“The scientists, along with officials at the Massachusetts Department of Public Health, reported that 79% percent of vaccinated breakthrough infections were symptomatic. Four of five people who were hospitalized were fully vaccinated. They are analyzing the genetic fingerprints of the virus samples taken now to trace chains of transmission and determine how commonly fully vaccinated people were infecting one another. The presence of similar amounts of virus in the noses of vaccinated and unvaccinated people raises the possibility they are both contributing to spread, but many scientists think that vaccinated people should be less likely to spread the virus. Similar findings may be emerging from other locations.”
Not good. Especially considering the much-watched pandemic metrics: The nation is averaging ~70,00 diagnosed coronavirus cases daily, the New York Times reported, noting:
“The national outlook is worsening quickly, with a fourfold increase in new cases per day over the last month. Hospitalizations and deaths are also growing, but at far lower rates than cases. Cases, hospitalizations, and deaths remain well below peak levels, and the three approved vaccines remain effective against the virus. About 97% of hospitalized coronavirus patients have not been vaccinated. Every state is reporting significant case growth, but the latest surge has been driven largely by severe outbreaks in a handful of states … The highly infectious Delta variant has caused huge spikes in cases in Missouri, Arkansas, Louisiana, and Florida. Louisiana, which was averaging fewer than 400 cases a day at the start of July, is now reporting more than 2,400 cases a day, the most since January. The county that includes Jacksonville, Fla., is averaging more than 900 cases a day.”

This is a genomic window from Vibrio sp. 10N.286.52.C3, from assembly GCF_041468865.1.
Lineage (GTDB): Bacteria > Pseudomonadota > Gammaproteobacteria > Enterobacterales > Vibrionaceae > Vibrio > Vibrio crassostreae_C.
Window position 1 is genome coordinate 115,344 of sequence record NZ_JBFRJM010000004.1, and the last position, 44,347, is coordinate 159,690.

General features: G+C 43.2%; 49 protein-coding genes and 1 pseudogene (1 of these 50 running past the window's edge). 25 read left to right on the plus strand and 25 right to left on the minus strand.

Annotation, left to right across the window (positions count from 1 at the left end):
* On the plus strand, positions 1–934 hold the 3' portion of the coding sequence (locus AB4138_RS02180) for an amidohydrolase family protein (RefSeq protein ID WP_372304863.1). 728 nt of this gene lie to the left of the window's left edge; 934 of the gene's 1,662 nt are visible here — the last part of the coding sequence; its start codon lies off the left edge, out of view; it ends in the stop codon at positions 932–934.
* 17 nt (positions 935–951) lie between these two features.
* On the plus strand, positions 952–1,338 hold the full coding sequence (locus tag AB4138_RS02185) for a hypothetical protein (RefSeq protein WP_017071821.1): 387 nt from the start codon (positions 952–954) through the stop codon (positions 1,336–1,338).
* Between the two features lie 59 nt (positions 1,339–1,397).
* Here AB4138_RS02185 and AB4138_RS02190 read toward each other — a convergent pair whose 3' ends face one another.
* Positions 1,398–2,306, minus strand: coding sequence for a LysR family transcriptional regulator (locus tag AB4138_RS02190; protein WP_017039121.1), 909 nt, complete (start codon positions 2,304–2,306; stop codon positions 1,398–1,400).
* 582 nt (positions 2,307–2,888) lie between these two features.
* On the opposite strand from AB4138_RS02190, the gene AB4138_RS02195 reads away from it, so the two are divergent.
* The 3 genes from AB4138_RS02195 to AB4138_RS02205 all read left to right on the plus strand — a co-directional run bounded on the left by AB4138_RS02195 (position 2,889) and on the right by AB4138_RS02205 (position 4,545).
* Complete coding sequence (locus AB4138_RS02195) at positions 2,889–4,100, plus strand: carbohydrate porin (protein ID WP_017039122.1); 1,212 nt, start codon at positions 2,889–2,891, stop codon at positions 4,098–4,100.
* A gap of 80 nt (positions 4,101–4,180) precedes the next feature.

In my practice, I see not only the harms that patients suffer while seeking medical services, but also the damages that can be inflicted on them by an array of awful circumstances and things, including:
- dangerous drugs
- risky and defective products
- abuse and neglect in nursing homes and other long-term care facilities
- and car, motorcycle, and truck crashes.
In these cases, a crowd of problem people and institutions — these can include doctors, hospitals, insurers, regulators, and politicians — may press victims to move on, settle up, and they fast forget the lonely agony of the suffering. It can, however, take a long time for patients to recover from terrible illness or injury. Harms can last a lifetime. Patients may need medical services, as well as financial and other support for months or years. They also need closure and justice for wrongs done, as well as the sense that they may be able to help others avoid the problems that afflicted them.
We are not done with the coronavirus and the huge trauma it has inflicted on us all. Please get vaccinated. All medical interventions carry risk. But vaccines’ benefits long have been shown to far outweigh their harms.
It also is becoming harder and harder to fathom why anyone would want to put themselves, their loved ones, colleagues, and communities at such high peril by not getting vaccinated now.
Unconvinced? Read yet more about researchers worry that all too common “long” covid cases may heighten these patients’ risk for the debilitating and scary cognitive decline of dementia and its most common form of Alzheimer’s disease. Or how the virus may damage male potency. Ugh.